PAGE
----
On Tuesday, Morgan Stanley agreed to pay a $35 million fine to the Securities and Exchange Commission (SEC) for data security violations that included the unencrypted resale of hard drives from shut-down data centres without first wiping them.
The inappropriate disposal of tens of thousands of hard drives, which began in 2016, was part of a “extensive failure” over a five-year period to protect consumer data as required by federal regulations, according to the SEC complaint. When servers at local branches were being decommissioned, the agency claimed that improper hard drive and backup tape disposal was one of the issues. A total of 15 million consumers’ data, according to the SEC, were exposed.
Gurbir S. Grewal, director of the SEC’s enforcement division, used the initials MSSB, the company’s complete name, to describe the failings in this case as “astonishing.” Customers trust financial experts with their personal information with the belief that they will protect it, and MSSB grossly failed to do so.
The disaster was mostly caused by the 2016 decision to decommission thousands of hard drives and servers storing the data of millions of customers by using a moving firm that lacked experience or skill in data destruction services.
The moving company also removed over 8,000 backup tapes from one of the Morgan Stanley data centres along with 53 RAID arrays that housed about 1,000 hard drives in total.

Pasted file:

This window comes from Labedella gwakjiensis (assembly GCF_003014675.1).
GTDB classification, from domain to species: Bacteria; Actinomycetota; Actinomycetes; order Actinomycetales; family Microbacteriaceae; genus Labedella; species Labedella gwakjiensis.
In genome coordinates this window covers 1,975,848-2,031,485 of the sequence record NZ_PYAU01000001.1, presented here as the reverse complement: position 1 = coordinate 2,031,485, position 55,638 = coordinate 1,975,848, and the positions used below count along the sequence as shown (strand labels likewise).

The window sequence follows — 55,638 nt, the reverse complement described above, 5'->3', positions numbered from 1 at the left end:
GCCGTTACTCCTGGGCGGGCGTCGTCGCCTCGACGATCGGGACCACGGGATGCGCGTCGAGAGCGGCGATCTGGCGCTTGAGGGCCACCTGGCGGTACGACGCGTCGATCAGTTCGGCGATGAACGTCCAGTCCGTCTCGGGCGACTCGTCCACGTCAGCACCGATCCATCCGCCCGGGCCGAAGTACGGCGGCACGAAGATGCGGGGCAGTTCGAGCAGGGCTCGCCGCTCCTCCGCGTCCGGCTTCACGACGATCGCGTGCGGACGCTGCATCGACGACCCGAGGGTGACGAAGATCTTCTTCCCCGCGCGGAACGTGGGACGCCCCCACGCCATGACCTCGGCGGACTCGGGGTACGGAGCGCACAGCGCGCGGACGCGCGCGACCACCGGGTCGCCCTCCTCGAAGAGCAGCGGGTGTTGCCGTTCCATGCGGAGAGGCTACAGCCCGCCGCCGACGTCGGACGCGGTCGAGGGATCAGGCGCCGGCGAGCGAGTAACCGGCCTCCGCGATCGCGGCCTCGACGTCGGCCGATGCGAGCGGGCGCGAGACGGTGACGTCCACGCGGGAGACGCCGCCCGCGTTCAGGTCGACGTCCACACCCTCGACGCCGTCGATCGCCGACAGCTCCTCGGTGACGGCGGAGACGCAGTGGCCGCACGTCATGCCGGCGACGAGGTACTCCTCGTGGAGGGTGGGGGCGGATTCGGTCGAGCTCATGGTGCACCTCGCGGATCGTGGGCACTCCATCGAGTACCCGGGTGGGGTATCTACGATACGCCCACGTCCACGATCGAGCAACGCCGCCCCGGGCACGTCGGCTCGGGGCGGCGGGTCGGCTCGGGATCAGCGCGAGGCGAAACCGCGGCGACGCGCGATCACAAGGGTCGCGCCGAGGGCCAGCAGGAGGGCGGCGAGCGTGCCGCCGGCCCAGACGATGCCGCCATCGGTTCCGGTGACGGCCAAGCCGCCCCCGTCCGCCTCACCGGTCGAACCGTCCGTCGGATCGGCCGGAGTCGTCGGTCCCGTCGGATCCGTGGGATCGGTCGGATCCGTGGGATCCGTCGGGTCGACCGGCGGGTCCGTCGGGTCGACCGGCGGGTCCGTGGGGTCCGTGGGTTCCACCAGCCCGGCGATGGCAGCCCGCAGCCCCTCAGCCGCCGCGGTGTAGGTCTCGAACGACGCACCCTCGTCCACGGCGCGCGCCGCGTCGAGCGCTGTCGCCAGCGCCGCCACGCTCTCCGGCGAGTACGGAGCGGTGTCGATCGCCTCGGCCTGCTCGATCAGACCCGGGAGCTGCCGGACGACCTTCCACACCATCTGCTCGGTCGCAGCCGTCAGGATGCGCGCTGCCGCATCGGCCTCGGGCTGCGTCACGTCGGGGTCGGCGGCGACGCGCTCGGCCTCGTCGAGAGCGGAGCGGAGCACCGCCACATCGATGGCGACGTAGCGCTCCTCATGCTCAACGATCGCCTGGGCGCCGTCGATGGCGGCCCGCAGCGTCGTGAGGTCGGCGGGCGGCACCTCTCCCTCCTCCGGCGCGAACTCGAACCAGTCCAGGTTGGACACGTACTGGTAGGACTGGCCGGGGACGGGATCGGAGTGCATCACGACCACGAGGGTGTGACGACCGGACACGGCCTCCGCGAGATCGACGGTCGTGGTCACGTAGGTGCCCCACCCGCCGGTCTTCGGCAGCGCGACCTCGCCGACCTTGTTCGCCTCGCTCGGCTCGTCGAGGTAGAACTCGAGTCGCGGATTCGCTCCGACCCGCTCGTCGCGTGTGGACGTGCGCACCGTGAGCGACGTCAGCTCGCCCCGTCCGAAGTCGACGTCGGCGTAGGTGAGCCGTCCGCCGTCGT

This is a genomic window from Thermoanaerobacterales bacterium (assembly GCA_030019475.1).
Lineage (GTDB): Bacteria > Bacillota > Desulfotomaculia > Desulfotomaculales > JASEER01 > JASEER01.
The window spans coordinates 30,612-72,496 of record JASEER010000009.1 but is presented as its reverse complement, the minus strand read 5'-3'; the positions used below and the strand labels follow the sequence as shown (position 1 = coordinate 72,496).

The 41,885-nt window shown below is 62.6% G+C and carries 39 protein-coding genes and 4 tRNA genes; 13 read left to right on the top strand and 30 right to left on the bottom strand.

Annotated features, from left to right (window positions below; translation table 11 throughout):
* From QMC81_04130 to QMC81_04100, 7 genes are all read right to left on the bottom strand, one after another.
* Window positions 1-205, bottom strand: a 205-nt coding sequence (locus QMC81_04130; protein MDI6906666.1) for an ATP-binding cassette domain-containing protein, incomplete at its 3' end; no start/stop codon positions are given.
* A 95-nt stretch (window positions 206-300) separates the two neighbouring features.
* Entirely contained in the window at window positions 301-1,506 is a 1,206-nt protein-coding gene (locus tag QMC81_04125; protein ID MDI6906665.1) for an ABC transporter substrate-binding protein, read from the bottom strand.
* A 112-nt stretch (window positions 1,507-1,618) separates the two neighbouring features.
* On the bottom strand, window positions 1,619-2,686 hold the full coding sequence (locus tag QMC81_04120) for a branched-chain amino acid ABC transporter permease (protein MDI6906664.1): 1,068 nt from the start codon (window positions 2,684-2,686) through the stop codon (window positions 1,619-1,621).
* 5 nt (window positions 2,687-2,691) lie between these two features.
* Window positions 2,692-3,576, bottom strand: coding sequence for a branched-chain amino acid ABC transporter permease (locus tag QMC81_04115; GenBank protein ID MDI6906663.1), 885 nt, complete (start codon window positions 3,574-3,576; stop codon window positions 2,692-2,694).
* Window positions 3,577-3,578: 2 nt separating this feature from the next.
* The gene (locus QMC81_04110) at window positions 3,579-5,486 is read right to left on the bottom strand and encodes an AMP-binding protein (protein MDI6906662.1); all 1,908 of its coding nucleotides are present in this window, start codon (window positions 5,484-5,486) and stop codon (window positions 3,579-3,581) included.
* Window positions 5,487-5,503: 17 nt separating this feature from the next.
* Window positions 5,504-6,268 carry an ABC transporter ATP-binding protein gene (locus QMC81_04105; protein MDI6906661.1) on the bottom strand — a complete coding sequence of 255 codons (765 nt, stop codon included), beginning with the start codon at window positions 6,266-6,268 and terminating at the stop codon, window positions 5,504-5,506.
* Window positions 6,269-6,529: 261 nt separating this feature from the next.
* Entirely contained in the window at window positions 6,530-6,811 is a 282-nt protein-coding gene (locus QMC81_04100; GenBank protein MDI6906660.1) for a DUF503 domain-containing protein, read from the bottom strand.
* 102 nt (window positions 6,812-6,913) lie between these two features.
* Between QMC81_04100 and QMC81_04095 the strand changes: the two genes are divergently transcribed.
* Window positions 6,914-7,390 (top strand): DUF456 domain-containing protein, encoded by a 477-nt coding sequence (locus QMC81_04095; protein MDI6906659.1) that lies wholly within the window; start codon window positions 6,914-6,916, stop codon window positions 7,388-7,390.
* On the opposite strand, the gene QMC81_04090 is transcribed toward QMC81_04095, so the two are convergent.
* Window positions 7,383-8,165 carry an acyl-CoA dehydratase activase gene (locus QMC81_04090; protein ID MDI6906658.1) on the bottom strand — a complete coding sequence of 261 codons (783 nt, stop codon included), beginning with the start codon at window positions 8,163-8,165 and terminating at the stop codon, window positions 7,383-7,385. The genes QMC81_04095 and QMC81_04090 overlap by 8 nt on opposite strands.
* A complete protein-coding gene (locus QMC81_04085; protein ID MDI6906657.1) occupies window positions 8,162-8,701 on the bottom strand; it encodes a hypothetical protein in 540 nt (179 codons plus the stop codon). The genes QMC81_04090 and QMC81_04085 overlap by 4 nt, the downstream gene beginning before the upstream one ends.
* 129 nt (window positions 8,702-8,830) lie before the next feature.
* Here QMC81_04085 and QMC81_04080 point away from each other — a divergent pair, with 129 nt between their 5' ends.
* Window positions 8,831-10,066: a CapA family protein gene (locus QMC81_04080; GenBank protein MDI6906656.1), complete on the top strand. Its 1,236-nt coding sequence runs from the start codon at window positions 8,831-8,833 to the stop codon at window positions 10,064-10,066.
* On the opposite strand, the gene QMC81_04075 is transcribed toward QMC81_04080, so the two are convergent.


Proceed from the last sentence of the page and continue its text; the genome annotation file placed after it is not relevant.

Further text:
An IT expert was initially hired by the unnamed moving firm to erase or delete any sensitive data kept on the drives. The moving company eventually ceased dealing with that specialist and started selling the storage units to a business, which then sold them at auction. Morgan Stanley never investigated the new business or gave it the go-ahead to work as a contractor or subcontractor on the decommissioning project.
More than a year after the decommissioning of the data centre, in 2017, Morgan Stanley officials received an email from an IT consultant in Oklahoma notifying them that data from Morgan Stanley was stored on hard drives he had bought from an online auction site.
“In that email, Consultant warned MSSB that ‘[y]ou are a significant financial institution and should be following some very severe criteria on how to deal with retiring hardware,'” the SEC investigators said in a complaint. acquiring some sort of confirmation of data destruction from the vendors you sell equipment to, or at the very least. In the end, Consultant’s hard drives were repurchased by MSSB.
The SEC action also claimed that despite having the choice, many of the storage devices were not using encryption.
Morgan Stanley consented to the conclusion made on Tuesday that it had broken Regulation S-Safeguards P’s and Disposal Rules without admitting or rejecting the SEC’s allegations, and it also agreed to pay the $35 million fine.
Officials from Morgan Stanley said in a statement, “We are happy to be settling this matter. Regarding these problems, which happened several years ago, we have already informed the relevant clients, and we have not discovered any illegal access to or misuse of confidential client information.